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Thread: How come Light can not escape a Black hole

  1. #101  
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    Quote Originally Posted by Jilan View Post
    OK, I think I'm getting there. So am I following this right: If I am standing at the event horizon and shine my torch up the light will initially go straight up and then start veering off following a geodesic.
    Nope, it will go straight up.



    If I am slightly inside the event horizon this geodesic will eventually return to the BH
    Yes.


    and if I am slightly outside it will still veer off and curve but the geodesic never brings it back?
    Nope, it is much more complicated than that. The trajectory may be radial or it may be parabolic or it may be a circle.
    You need to study GR and grok the math. It is all described in the "Photon trajectories in a gravitational field" chapter(s). Any good book on GR has it. I linked an excellent free chapter on the subject a few posts before. I suggest that you read it.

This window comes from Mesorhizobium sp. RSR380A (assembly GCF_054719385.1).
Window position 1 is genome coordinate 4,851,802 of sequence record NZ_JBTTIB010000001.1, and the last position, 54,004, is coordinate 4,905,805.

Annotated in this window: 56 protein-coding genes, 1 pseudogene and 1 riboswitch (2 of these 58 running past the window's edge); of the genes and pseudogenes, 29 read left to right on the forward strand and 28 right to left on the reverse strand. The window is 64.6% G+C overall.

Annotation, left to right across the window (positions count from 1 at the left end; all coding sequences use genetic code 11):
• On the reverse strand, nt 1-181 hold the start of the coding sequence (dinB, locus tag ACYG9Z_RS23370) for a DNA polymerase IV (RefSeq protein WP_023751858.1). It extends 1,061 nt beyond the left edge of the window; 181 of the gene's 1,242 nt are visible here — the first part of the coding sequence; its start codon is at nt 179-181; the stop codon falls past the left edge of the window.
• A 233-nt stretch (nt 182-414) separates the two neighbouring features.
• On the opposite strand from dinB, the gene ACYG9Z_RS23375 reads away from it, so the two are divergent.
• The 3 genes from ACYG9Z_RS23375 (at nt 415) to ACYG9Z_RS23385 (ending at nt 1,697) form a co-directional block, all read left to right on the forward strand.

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  2. #102  
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    Quote Originally Posted by Markus Hanke View Post
    MODERATOR NOTE : Right Farsight, I think this has gone far enough. I don't know if you really thought that you were going to fool anyone here into believing that any of what you present has any relation to Einstein's relativity; I allowed you to post on this forum because I was hoping you were prepared to discuss this in earnest, and perhaps be man enough to see sense and admit you are wrong on at least some of these very basic points. As it turns out I was misguided - it started off well enough, but we are now just going around in circles, which is meaningless and a waste of time for everyone concerned, including yourself. My bad for giving you the benefit of the doubt. Let me use the example of our latest exchange on this thread to demonstrate just how far off the mark you really are. From Einstein's very own text "The meaning of relativity" :

    (1) The condition ds=0, which you said has no connection to reality, is formula (22) on page 30, where Einstein discusses the propagation of light. You told me I used that condition in error - well then, so did Einstein.
    (2) The geodesic equations are formula (90) on page 84, together with the discussion as to how and why these describe the trajectory of freely falling particles. You called this smoke and mirrors, and a rabbit out of a hat - well, Einstein was quite a magician, then.
    (3) You keep going on about variable speeds of light being the meaning of GR - there is no mention of this whatsoever anywhere in Einstein's above referenced text. Funny, given the title of Einstein's book.